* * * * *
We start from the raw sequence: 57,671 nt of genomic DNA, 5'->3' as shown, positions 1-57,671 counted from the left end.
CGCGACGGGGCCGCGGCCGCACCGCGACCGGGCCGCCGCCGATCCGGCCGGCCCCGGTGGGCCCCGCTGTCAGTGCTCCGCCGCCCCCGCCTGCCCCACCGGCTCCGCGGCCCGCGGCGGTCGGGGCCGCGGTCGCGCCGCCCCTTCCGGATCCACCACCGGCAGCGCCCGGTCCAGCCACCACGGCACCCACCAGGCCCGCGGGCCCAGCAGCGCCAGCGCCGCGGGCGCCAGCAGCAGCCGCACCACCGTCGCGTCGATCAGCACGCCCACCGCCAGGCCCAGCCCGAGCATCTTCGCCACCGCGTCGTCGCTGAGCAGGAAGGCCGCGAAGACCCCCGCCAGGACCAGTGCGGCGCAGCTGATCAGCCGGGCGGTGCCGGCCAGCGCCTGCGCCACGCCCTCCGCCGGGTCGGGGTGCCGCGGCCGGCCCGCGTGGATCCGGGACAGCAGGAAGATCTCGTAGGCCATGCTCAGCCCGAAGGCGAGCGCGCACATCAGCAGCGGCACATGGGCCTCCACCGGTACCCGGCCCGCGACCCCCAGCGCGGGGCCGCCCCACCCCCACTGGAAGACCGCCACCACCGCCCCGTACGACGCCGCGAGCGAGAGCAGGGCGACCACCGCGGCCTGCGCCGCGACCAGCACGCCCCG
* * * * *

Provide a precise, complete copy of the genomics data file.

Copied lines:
We start from the raw sequence: 57,671 nt of genomic DNA, 5'->3' as shown, positions 1-57,671 counted from the left end.
CGCGACGGGGCCGCGGCCGCACCGCGACCGGGCCGCCGCCGATCCGGCCGGCCCCGGTGGGCCCCGCTGTCAGTGCTCCGCCGCCCCCGCCTGCCCCACCGGCTCCGCGGCCCGCGGCGGTCGGGGCCGCGGTCGCGCCGCCCCTTCCGGATCCACCACCGGCAGCGCCCGGTCCAGCCACCACGGCACCCACCAGGCCCGCGGGCCCAGCAGCGCCAGCGCCGCGGGCGCCAGCAGCAGCCGCACCACCGTCGCGTCGATCAGCACGCCCACCGCCAGGCCCAGCCCGAGCATCTTCGCCACCGCGTCGTCGCTGAGCAGGAAGGCCGCGAAGACCCCCGCCAGGACCAGTGCGGCGCAGCTGATCAGCCGGGCGGTGCCGGCCAGCGCCTGCGCCACGCCCTCCGCCGGGTCGGGGTGCCGCGGCCGGCCCGCGTGGATCCGGGACAGCAGGAAGATCTCGTAGGCCATGCTCAGCCCGAAGGCGAGCGCGCACATCAGCAGCGGCACATGGGCCTCCACCGGTACCCGGCCCGCGACCCCCAGCGCGGGGCCGCCCCACCCCCACTGGAAGACCGCCACCACCGCCCCGTACGACGCCGCGAGCGAGAGCAGGGCGACCACCGCGGCCTGCGCCGCGACCAGCACGCCCCG